Libby Birky – TRANSCRIPT
Hi everybody. I want to tell you a little bit about growing up in my house. My dad used to take us out to dinner when we were little – on the rare occasion that we got to go out to dinner – he’d play this joke on us, at dinner. At the end of the meal, he’d act like he forgot his wallet, and he would tell us we had to go back in the kitchen and do the dishes, and I think this is what laid the path for my life.
This is Marlene. Over the past couple of years, Marlene has learned that life isn’t fair. Marlene is an educated woman. She is three credits away from a Master’s degree, and she’s had to sleep in her car from time to time. Marlene has so much to give to people, and yet what she struggles with is that people make assumptions about her. She never thought she’d struggle to find a safe place to eat, or a safe space to sleep, or what she was going to eat. She never thought she’d worry about what to do with a squash that she got at a food bank, and she’d cook it in her stove at home, if her stove worked. She lives in an efficiency apartment and hasn’t been able to pay rent for the last three months, so she can’t really complain about the stove not working.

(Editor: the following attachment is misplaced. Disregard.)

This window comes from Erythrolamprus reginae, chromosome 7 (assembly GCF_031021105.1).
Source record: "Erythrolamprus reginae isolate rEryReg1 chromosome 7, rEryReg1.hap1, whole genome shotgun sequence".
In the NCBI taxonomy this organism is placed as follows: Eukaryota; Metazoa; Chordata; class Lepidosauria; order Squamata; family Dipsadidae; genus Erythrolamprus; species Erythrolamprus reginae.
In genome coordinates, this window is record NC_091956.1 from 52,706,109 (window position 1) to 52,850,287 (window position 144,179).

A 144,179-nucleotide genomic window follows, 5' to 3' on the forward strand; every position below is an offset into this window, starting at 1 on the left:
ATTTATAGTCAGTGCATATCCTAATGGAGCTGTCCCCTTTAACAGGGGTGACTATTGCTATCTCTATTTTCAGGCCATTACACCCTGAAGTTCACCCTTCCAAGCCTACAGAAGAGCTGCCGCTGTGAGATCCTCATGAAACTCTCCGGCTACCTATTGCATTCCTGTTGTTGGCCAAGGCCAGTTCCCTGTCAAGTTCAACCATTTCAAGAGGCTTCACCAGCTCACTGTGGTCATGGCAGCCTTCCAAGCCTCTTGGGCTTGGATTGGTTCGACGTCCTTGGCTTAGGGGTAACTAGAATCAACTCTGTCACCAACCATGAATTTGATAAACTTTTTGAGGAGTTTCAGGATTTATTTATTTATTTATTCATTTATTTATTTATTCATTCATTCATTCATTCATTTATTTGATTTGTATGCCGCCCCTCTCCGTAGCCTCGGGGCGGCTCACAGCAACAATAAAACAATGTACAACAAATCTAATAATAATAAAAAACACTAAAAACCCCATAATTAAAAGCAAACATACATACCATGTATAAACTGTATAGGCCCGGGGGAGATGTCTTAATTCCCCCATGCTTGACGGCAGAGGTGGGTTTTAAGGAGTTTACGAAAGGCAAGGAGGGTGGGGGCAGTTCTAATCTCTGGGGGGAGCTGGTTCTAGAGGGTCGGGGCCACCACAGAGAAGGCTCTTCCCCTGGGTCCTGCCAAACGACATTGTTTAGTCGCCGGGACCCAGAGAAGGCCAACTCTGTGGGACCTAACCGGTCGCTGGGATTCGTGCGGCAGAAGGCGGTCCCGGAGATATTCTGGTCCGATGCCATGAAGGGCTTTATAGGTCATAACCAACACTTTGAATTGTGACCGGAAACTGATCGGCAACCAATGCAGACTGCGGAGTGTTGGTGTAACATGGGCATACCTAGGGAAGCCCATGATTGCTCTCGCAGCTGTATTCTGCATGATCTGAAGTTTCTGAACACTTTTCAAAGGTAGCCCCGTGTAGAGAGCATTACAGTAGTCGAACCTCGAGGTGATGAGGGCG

Marlene is an interesting woman, who is trying to get her life together. She has struggled from time to time, but what Marlene thinks is the most frustrating about her situation is that people make so many assumptions about her. They assume she’s lazy, uneducated, or an addict of some sort or another. What Marlene really needs is dignity.
This is Aaron. Aaron eats at SAME Café almost every day. He comes in full of life, sober, most days. Some days he’s drunk as a skunk or high as a kite, depending on his drug of choice for the day. Aaron is homeless. He sleeps in an abandoned home on the West side of town, or in the park.